Chaffetz: After fifteen years, time to retire from politics

Hmmm. Forget about the tea leaves from Kansas and Georgia. The decision from Jason Chaffetz, chair of the House Oversight Committee and a leading conservative from the safe confines of Utah, to retire after five terms might be interpreted as a sign of things to come in 2018. Buzzfeed got the initial scoop:


Rep. Jason Chaffetz will not seek re-election in 2018, two sources who have been informed of his decision tell BuzzFeed News.

The Utah Republican was first elected in 2008 to represent Utah’s 3rd District.

Bellwether? Not at all, explained Chaffetz shortly afterward on his Facebook page. He has simply run out of gas for the level of commitment necessary to do the job well, and wants to return to the private sector to have more time for his family. “I am confident that I would continue to be re-elected by large margins,” Chaffetz wrote, and said he might return to the public sector at some point in the future:

Since late 2003 I have been fully engaged with politics as a campaign manager, a chief of staff, a candidate and as a Member of Congress. I have long advocated public service should be for a limited time and not a lifetime or full career. Many of you have heard me advocate, “Get in, serve, and get out.” After more than 1,500 nights away from my home, it is time. I may run again for public office, but not in 2018.

For those that would speculate otherwise, let me be clear that I have no ulterior motives. I am healthy. I am confident I would continue to be re-elected by large margins. I have the full support of Speaker Ryan to continue as Chairman of the Oversight and Government Reform Committee. That said, I have made a personal decision to return to the private sector.

I am grateful for all of you in the current and previous 3rd Congressional District. I acknowledge the outstanding work of my dedicated staff. Together we have been a strong advocate for Utahns.

By announcing now, I hope to give prospective candidates time to lay the groundwork for a successful run. I have no doubt the 3rd Congressional District will be represented by a Republican. I trust you to find the best person to serve.


Yes, that’s still almost certainly a safe bet. Utah’s 3rd CD has a Cook index of R+25, and has been represented by Republicans for the last 20 years. Chaffetz won his first election in 2008 — a banner year for Democrats — with 66% of the vote, and hasn’t been below 70% since. Donald Trump won the district by 24 points but only got 47% of the vote, in part because Evan McMullin ran an independent campaign focused almost entirely on Utah. There’s almost no evidence that Democrats can get competitive in this deep-red district.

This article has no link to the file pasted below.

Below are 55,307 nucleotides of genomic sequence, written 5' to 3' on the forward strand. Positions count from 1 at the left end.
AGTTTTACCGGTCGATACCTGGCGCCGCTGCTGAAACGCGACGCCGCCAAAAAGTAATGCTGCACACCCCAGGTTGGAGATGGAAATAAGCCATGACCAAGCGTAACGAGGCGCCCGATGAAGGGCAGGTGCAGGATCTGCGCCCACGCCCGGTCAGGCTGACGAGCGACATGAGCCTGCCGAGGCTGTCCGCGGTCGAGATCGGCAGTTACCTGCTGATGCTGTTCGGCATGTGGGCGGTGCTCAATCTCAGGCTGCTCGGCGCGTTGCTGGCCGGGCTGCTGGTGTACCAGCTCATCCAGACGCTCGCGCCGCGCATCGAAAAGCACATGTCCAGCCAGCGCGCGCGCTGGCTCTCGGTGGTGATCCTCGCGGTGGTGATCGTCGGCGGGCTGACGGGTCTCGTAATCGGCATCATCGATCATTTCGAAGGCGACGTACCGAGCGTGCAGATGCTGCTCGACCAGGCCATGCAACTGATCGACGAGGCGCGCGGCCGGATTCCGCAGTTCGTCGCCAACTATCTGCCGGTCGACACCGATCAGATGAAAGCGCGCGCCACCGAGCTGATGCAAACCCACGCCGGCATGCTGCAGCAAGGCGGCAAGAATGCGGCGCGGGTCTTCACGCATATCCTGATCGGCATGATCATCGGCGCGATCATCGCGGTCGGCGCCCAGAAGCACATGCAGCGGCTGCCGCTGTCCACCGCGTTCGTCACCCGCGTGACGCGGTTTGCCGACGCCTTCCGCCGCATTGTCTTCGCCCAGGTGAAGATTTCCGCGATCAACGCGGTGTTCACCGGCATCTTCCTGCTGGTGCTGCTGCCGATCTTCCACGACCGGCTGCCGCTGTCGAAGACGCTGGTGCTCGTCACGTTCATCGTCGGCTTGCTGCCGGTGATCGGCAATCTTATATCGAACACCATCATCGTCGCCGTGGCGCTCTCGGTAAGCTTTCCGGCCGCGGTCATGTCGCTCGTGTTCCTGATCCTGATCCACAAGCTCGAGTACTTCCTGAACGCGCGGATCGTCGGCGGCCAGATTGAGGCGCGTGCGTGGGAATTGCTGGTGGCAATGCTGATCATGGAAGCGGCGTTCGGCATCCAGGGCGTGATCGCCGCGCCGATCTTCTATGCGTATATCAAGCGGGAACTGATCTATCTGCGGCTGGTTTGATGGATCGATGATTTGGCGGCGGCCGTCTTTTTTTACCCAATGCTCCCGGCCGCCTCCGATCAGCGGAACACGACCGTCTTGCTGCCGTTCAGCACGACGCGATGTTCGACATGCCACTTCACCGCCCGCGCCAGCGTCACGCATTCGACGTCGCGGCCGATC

Or is there? Democrats might get seduced into investing in UT-03 to find out. The Salt Lake Tribune reported Monday on a grassroots crowdfunding effort by Kathryn Allen for the 2018 Democratic nomination in UT-03 that was fueled by Chaffetz’ dismissal of health-care costs last month. Allen had turned out remarkably competitive, at least in the first quarter:

So far this year, she raised nearly $400,000 more than the five-term Republican congressman, according to first quarter filings due Saturday, leaving her with $534,300 in her account. For the quarter, Chaffetz collected about $176,500. He has $402,700 in cash on hand.

Unlike Chaffetz, small donors provided most of the Allen’s money for the 2018 race. Of the total $564,000 that she collected, 88 percent came from folks who donated no more than $200.

Yes, but more than 80% of her larger donations came from outside of Utah, too. Democrats just learned a lesson about lack of local support in Kansas and Georgia this month. Republicans would looooooove to see the DCCC sink money into another losing effort. Chaffetz plans to stick around for the remainder of his term, though, and Democrats will undoubtedly reconsider when it comes to prioritizing their investments … at least, one would think they will.


Given conservative backing for term limits and populist loathing of the permanent political class, Chaffetz might be poised to become a national hero for both groups. Maybe that retirement won’t last long.

Update: Amber Philips at the Washington Post suggests that Chaffetz may be bowing out in 2018 in order to run for governor in 2020. He told McKay Coppins a few weeks ago that he was “definitely maybe” looking into it. If so, the timing certainly works out.

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